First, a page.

And this is interesting why?
I’m about to tell you why but first off, a little about Mr. Simmons.
Bill Simmons started out as a blogger. That’s right. A blogger.
The guy would write about, among other things, local Boston sports which is needless to say where he was born and raised. He had his own unique take on things. Okay, maybe unique is an overused term but at the time, Simmons was a thirty-something year old guy using the internet to talk to other thirty-something year old guys in a language they could easily understand: sports, movie references, quips, quirks and other light social commentary that the average male (and sometimes female) sports fan could relate to.
Within a few years, his popularity grew. His books, podcasts, occasional Pardon the Interruption appearances then ultimately his 30 for 30 creations and NBA analysis made him one of the more recognizable faces on ESPN.
It was then that Simmons got a wee too big for his britches. His run-ins with Magic Johnson, Doc Rivers and his undying and particularly tiring partiality for all things Boston have been duly noted.
Simmons was most recently suspended three weeks by the network for profanely calling Roger Goodell a liar without evidence in regards to his handling of the Ray Rice case… which is basically what everyone else was saying. We just weren’t getting paid three million dollars by Disney to say it.
Simmons spoke his mind and paid the price for it. He may or may not choose to continue his career with ESPN. He’s not hurting for cash nor will he ever be after his recent success. Whether it’s for the four-letter or elsewhere, he will continue writing for someone and his 4,000+ word posts will keep us entertained until it’s time to for us to get off the crapper.
But could Simmons, or anyone properly motivated enough ever tackle the dominance that is ESPN?
Think about it.
For all intents and purposes, the Worldwide Leader in Sports has a monopoly as our source of all sports news. Sure, there’s the Sporting News, CNNSI, FoxSports and other non-entirely sports related resources, i.e., Yahoo, Huffington Post, etc. There’s the NFL Network, NBA TV, MLB Network, the Golf Channel and the other major television networks, CBS, NBC and ABC (which is essentially ESPN). There are your local newspaper reporters and then of course, your common blogger who has to answer to no one but their own conscience and spell-checker. Many of their voices have been swallowed up by YardBarker or Bleacher Report and can hardly be considered viable sports news sources anyway.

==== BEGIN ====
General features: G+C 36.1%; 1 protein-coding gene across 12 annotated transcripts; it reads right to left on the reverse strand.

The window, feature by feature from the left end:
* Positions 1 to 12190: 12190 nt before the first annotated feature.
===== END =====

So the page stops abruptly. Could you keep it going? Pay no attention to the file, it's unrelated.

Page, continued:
So that unfortunately leaves us with ESPN as our go-to for most sports news and it’s been that way for quite some time. If we want to watch a highlight of what happened earlier that evening, we turn on ESPN. There is no other way.
So could someone take on the mighty giant? What would that take? And would Mickey Mouse ever allow something like that happen?
(Hang on, there’s a sharp knocking on my door)
Other than the independent blogger who receives little respect from journalists – whose oft-shoddy work ironically led to the emergence of the sports blogger – where is the modern sports fan supposed to receive unbiased reporting?
When Rich Eisen left ESPN to take his job at the NFL Network, one of his demands was that he be allowed to report the news unbiased even if it meant taking shots at the league. Ten years into its existence, I’m not exactly sure too many would consider them the 60 Minutes of sports.
So what now? Grin and bear it?
My little website has never pretended to be anything it’s not. I consider it my running diary. I write what I feel and don’t ever mistake it for any sort of investigative reporting or groundbreaking journalism.
That’s not to say another conglomerate of sports fans committed to the cause couldn’t undertake such a project, that it couldn’t work or that it wouldn’t generate a massive following.
But of course that would require the bulk of us to give a shit about fair, unbiased and critical reporting… and for us to change the damn channel.
ESPN is as self-serving and self-promoting as the sports leagues it covers. No sooner than I was writing this piece, I saw some talking head interview Brad Pitt, asking him about the special connection between Detroit Lions quarterback Matthew Stafford and his star wide receiver Calvin Johnson. The interview immediately led into an advertisement for Pitt’s upcoming film, Fury. It’s that sort of hard-hitting analysis we’ve come to expect from the four-letter. What the fuck does Brad Pitt know about the Detroit Lions and why am I supposed to care?
No, ESPN isn’t going anywhere nor is any attempt to threaten its dominance. The cards are stacked so heavily against David in this Goliath battle he might as well just put his slingshot down. If they ever choose to pick it back up, however, they’ll have my wholehearted support.